Kobe & Tokyo 2006 Recontracting Conference Notes!

Sponsored by the Japanese Ministry of Education & the Council of Local Authorities for International Relations

First of a all a very big thank you to the nearly 1,000 people that attended the workshops in Kobe & Tokyo! You were great! As we'd all already met at Tokyo Orientation it was great to get straight down to things with plenty of theory and lots & lots of practical applications. Some of the basics you can also see on my online video workshops.


So as promised, here is a rundown of what I did. I didn't do everything in all the workshops, but most of you saw most of it!


Input

  • The important points for Input are:
  • The idea of "L+1". Give the kids input just a little above their current level. If it's too easy, they don't learn anything new. If the English is too tough it's just babble and they switch off.
  • What you teach has to be useful. In JHS this may mean you have to "teach to the test", but for elementary school it means find out where, when & what English they can use. For most kids in Japan the ALT visits are the best chance they have to speak English, so listen to what they say to you in Japanese and base your lessons on that. That's what I did with the GE curriculum. With the amount of ALTs in Japanese schools they have a huge advantage over kids in other countries, give them the language to take advantage of this!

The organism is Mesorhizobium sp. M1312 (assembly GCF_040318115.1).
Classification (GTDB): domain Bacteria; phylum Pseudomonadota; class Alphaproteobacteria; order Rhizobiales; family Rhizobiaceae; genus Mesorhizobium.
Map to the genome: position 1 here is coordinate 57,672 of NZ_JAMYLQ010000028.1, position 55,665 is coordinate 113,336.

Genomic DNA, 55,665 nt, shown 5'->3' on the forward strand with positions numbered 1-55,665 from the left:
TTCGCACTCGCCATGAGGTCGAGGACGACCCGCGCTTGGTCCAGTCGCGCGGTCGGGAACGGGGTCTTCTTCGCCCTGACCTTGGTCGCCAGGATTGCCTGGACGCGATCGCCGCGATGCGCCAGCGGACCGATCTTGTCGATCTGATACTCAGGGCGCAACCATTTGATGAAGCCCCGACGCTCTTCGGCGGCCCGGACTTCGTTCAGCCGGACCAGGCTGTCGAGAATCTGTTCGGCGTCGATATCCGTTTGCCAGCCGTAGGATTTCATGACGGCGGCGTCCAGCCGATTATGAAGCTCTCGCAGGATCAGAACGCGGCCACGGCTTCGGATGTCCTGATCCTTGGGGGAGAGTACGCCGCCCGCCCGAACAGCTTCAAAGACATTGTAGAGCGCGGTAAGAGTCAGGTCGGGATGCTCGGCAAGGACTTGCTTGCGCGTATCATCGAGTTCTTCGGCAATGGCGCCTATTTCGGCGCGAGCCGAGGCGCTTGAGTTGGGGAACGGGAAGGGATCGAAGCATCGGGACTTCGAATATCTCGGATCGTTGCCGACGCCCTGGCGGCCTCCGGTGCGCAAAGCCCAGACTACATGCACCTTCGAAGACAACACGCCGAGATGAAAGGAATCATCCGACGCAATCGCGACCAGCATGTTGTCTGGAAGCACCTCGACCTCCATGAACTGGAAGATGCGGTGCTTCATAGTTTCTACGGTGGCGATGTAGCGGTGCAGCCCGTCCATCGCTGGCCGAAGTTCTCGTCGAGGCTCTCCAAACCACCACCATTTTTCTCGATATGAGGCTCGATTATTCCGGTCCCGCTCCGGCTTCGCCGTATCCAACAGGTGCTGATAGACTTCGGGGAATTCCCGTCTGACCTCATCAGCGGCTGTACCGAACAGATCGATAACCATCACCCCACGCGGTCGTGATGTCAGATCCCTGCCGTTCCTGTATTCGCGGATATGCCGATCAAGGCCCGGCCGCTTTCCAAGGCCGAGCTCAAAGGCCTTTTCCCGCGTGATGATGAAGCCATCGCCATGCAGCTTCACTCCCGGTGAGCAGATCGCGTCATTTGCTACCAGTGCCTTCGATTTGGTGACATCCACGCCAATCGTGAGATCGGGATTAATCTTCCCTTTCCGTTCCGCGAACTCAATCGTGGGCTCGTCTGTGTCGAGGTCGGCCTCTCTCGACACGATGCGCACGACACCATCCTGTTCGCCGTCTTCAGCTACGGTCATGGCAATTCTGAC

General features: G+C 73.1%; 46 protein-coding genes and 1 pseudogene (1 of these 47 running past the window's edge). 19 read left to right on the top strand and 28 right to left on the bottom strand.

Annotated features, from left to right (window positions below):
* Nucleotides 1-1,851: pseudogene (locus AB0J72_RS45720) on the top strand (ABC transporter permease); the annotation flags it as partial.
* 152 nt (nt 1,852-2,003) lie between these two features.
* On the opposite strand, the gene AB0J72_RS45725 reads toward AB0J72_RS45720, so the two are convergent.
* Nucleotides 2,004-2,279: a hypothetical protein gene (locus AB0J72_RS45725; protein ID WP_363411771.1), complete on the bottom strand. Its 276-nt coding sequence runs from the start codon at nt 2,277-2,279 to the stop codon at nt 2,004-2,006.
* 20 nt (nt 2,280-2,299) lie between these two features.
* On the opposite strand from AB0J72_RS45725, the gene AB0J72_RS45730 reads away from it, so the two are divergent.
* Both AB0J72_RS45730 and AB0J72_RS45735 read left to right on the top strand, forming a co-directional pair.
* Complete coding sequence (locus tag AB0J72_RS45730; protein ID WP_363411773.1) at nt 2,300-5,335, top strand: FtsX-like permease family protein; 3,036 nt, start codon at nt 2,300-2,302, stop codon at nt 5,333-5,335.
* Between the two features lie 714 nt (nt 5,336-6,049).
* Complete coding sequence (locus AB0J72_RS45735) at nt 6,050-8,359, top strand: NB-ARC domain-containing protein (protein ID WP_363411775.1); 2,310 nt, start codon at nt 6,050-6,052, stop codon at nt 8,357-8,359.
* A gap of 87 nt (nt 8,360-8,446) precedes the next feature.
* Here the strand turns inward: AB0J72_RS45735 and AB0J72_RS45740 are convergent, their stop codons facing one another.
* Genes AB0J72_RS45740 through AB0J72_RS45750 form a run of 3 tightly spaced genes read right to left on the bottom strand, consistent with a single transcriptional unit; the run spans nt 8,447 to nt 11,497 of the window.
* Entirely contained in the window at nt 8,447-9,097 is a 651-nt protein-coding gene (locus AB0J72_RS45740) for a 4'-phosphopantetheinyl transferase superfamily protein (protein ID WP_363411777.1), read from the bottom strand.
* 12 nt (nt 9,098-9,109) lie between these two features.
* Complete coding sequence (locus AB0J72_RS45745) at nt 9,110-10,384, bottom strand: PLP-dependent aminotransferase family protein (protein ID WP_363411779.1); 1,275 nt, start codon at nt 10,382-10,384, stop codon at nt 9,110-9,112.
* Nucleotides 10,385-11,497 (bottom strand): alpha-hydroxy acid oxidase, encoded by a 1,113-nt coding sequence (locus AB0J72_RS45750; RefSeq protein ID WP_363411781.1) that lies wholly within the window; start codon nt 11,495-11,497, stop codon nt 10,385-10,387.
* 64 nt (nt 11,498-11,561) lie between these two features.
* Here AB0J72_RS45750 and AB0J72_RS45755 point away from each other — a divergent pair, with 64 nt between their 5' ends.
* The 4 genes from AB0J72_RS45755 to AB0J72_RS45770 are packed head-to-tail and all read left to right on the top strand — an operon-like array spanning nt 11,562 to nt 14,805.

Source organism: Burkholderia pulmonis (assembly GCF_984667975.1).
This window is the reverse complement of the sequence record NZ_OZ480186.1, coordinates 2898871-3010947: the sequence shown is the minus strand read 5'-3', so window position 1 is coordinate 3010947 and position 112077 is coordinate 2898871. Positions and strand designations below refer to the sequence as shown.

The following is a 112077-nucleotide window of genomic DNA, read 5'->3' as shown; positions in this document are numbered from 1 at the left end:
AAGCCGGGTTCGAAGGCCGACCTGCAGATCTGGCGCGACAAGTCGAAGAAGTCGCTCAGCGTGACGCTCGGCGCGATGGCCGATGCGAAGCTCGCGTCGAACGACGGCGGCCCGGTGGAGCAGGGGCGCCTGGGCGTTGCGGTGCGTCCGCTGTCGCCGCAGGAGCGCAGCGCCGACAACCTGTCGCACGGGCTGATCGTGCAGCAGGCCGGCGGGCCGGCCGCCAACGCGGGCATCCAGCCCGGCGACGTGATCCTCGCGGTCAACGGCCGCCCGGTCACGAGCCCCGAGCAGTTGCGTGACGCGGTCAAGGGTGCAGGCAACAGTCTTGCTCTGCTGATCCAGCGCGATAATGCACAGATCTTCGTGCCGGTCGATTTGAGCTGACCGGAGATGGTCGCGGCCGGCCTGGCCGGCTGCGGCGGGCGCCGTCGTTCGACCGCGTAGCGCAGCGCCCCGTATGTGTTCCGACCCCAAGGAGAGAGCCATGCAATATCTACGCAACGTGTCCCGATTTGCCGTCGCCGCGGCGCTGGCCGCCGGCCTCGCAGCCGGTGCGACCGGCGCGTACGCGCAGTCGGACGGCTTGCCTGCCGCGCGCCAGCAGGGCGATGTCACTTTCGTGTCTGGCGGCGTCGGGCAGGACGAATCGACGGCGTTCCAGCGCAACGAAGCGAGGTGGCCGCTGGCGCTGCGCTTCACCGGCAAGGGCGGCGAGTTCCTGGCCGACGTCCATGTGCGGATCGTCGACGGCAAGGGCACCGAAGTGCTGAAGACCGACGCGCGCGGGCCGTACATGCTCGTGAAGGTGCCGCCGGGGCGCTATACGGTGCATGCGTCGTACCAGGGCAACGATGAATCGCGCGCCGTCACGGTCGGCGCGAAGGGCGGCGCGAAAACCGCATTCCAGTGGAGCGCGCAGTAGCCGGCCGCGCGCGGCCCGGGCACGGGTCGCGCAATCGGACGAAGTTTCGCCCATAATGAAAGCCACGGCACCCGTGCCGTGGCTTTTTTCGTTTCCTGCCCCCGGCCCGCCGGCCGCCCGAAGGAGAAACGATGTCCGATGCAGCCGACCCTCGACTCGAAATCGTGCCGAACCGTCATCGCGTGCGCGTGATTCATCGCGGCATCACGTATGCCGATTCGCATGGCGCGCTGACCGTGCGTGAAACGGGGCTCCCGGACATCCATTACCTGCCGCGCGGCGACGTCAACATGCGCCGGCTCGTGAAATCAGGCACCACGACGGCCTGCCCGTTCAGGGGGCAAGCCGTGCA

• It's got to be fun. If it's not fun, students switch off.
  • But the idea of "fun" varies from person to person. So...
  • Have a look in the idea of "Multiple Intelligences" ( simple explanation - a more critical look). Different people learn, and hence have fun, in different ways. Which ones are you?
    • word smart
    • number/reasoning smart
    • picture smart
    • body smart
    • music smart
    • people smart
    • self smart
    • nature smart
  • But we always have to remember it's not about the teacher, it's about the kids. So even if you may not be "body smart", "word smart" or even "music smart" yourself, some kids will be. Our job is to address as many different types of learning when we introduce new material.
  • Then we used the "How are you?" theme to introduce new language using gestures, pictures and sounds, all designed to help as many kids remember the words.
  • To get out of the "What's your name?" "What's your name?" parroting back of questions, as soon as you can, start getting the kids answering questions. i.e. like when you asked me "How are you?", I did a gesture and then you reply "Hungry" or whatever. Another idea is to ask the kids "How are you?" whilst pointing at a picture card. The kids then answer with this card. Throw in random questions to keep then on their toes! You can of course use this for any themes.
  • One question and 8 answers is good for one lesson. But kids usually get bored after 4 answers, so split things up with a mini game. We did the "I like everything" game.
  • Plan your lessons like a Hollywood movie, "bang" big explosive start with a good warm up, get the meat of the lesson taught, then end on a massive high note. The kids will leave happy, the parents will see it and want to double the ALTs salary!



Output

  • The important points of Output are: